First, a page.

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Symptoms of Viral Diseases in Plants

Updated on January 27, 2021

Symptoms of Viral Diseases

Plant diseases caused by viruses are mostly systemic in nature. Although the entire plant harbours the virus particles, only a few organs exhibit the symptoms. Generally, leaves show the most characteristics of these symptoms. In some cases, shoots, floral organs or even roots show these symptoms. However the most striking effect is the general reduction in growth, vigor and cropping power of the plant.

Of the usual symptoms associated with these diseases, the most common is chlorosis or change in color of leaves and other green parts. Light green or yellow patches of various shade and shapes or sizes appear in most chlorotic leaves. In some these patches may form characteristic Mosaics. With certain others there may not be any mosaic of patches, rather a general chlorosis or Mottling type of symptom may be exhibited. Apart from these two type of chlorosis, Vein-clearing and Vein-banding are also common and usually precede mosaic and mottle formation. Vein-clearing involves onset of chlorosis of veins and vein lets leaving the rest of the leaf green. The situation is reversed with vein-banding. Sometimes vein malformations are simultaneously noted. Apart from chlorosis, other types of color changes are also deserved. For example, the bluish-green color of leaves associated with blue dwarf of oats.

Besides changes in color, the foliage may show various types of growth malformations, mainly as a consequence to differential growth rates at the different growing regions or surfaces. There may be curling of leaves, inwards or outwards, resette formation and various non-descript distortions. Enations or outgrowths may also appear on the leaves, often leading to reduction of leaf growth.

There may be growth distortions at other plant parts as well. For example, the shoot portion of the plant may show swelling or occasional tumorous growths may develop. The stem may show retarded growth or Stunting. Twisted or knotty growth of many virus infected cucurbitaceous plants is a common feature. Tumors may also be formed in roots as in case of rumex or Sweet clover plants.

Often prolonged infection leads to complete destruction or necrosis of the infected spots. Infected parts such as leaves appear to be randomly perforated. Sometimes necrosis may occur in the vascular and cortical elements of infected leaves and stems. In a few cases terminal buds or the entire top may become necrotic. Phloem tissues become necrotic in some cases.

Of the other symptoms, there may be changes in color of petals or breaking, induction of sterility, insipidity of fruits, wilting of plants ……… Here are the symptoms associated with some well known viral diseases of plants.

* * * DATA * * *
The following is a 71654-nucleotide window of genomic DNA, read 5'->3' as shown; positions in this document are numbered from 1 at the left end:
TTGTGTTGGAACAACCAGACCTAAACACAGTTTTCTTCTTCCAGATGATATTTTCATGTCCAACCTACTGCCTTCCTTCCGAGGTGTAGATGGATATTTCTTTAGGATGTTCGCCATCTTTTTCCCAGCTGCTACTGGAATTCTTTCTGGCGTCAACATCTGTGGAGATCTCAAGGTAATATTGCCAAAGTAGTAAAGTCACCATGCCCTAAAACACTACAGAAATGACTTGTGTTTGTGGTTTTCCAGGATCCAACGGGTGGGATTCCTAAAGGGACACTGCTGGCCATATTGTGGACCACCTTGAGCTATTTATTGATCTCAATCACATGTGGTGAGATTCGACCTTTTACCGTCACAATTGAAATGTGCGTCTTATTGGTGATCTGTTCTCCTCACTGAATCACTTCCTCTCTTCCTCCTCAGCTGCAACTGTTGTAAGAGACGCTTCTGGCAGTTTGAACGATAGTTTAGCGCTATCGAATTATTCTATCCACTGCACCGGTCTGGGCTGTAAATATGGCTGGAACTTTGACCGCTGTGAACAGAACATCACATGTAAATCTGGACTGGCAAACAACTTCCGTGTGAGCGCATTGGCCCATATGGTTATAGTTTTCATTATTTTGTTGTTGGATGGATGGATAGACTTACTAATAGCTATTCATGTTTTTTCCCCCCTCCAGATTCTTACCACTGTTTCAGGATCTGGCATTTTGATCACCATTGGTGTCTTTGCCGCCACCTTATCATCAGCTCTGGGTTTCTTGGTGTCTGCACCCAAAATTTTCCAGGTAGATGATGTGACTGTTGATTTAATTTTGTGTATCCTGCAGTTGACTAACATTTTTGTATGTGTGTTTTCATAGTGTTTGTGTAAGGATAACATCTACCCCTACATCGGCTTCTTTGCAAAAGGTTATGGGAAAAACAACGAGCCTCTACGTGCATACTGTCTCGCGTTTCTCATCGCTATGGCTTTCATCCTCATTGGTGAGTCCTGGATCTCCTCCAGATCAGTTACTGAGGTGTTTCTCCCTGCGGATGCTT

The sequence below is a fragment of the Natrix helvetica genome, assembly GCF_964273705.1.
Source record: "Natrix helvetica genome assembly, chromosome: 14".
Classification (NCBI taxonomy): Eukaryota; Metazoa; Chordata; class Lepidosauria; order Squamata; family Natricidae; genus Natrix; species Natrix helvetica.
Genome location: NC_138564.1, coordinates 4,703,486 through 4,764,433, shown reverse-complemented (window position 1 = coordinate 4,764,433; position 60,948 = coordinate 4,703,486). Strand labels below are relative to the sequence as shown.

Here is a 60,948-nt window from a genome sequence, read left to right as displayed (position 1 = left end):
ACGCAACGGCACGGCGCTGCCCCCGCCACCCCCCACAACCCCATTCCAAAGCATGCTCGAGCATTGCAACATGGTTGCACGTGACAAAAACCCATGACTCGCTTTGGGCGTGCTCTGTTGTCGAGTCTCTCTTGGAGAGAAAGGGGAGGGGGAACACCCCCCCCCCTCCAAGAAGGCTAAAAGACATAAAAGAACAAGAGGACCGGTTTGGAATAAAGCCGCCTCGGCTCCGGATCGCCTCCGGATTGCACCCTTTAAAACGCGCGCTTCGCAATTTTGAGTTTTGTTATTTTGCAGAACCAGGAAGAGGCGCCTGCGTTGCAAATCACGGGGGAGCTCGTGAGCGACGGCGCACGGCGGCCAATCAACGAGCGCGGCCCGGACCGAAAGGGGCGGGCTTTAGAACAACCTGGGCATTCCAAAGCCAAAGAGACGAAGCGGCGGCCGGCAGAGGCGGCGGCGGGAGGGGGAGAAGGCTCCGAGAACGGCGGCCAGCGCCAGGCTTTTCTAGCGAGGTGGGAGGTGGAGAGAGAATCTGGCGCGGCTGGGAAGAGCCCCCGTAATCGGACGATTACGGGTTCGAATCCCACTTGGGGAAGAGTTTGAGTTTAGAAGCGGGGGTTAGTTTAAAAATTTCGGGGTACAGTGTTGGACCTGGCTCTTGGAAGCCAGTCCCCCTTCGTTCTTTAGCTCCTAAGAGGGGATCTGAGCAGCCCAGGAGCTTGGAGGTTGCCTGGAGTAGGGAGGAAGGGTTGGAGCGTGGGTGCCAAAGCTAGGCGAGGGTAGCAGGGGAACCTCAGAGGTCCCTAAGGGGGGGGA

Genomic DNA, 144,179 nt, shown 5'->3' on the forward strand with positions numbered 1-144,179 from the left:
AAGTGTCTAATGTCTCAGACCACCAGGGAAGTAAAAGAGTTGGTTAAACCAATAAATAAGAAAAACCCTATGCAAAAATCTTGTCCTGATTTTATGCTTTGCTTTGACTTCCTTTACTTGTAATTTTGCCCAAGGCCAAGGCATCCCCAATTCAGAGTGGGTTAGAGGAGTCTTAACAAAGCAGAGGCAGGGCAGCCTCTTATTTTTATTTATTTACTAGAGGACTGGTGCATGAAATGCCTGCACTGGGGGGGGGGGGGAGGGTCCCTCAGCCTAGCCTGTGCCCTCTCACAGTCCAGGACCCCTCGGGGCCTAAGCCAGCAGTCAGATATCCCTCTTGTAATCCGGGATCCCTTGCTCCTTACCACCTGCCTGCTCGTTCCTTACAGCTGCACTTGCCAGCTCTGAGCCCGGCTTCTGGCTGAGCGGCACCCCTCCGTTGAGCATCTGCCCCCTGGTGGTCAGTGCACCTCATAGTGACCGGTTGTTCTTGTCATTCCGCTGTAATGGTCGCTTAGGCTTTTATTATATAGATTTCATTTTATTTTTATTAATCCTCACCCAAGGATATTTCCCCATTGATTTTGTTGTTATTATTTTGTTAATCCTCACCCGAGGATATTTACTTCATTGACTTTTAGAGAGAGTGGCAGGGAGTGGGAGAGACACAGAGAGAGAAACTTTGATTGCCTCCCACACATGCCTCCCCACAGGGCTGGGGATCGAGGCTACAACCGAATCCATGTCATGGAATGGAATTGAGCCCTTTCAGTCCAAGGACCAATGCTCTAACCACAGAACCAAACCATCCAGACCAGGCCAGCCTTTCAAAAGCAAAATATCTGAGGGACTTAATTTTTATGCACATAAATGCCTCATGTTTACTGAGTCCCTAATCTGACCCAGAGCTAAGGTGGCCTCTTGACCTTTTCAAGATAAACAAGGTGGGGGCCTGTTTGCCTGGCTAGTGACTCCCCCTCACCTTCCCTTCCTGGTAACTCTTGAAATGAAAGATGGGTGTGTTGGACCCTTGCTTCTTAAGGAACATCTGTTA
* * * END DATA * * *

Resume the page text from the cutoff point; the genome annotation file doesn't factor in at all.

Apple mosaic : Yellowish patches on the leaf which coalesce later leading

to necrosis.

Banana bunch top : Leaves become short and narrow get bunchied together at

the top of the plant.

Bhindi yellow vein mosaic : Vein clearing followed by chlorosis, fruits dwarf,


Citrus quick decline : Lack of growth of new flushes, yellowing of leaves, Limbs

die back from tip downwards.

Papaya leaf curl : Leaves become curled and develop mosaic.

Potato leaf roll : Characteristic rolling of leaves which become leathery.

Pumpkin mosaic : Mosaics leading to mottling.

Rice Tungro : Leaves turn yellow from tip downwards, plants show

stunting bearing empty grains.

Tobacco mosaic : Chlorosis leading to mosaic, leaf curl and distontions;


Tobacco leaf curl : Curling and distortion of leaves.


There are certain characteristics of virus infected plants which could be termed internal symptoms. For example, necrosis in phloem elements in diseases like potato leaf roll and sugar-beet curly top. However, the most prevalent of internal symptoms are the inclusion bodies, which have been often used as diagnostic features.

In general, two types of inclusion bodies have been recorded. These are (1) the crystalline and (2) the amorphous types. The latter are also known as the X bodies. Both the types may be present together in the cells of the same infected plant part. Again, they may be nuclear or cytoplasmic, present together or separately.

Crystals, whether cytoplasmic or intranuclear have reproducible regular features, sufficient for considering them of diagnostic importance as for example, the inclusion bodies associated with mosaic of tobacco, bean yellow mosaic and tomato bushy shunt.

X-bodies are not entirely made of virus particles. In certain cases, as in mosaic of tobacco, virus particles are observed to be adsorbed or the surface of a core portion. In some other cases, as in cells of Datura stramonium virus infected with tobacco etch virus, the X-bodies consist of a peripheral lipid zone and an internal matrix containing virus particles.

Apart from these two categories, there are various peculiar kinds of inclusion associated with virus infection. For example, unbranched tubules observed in cells of Cowpea infected with Cowpea mosaic virus.


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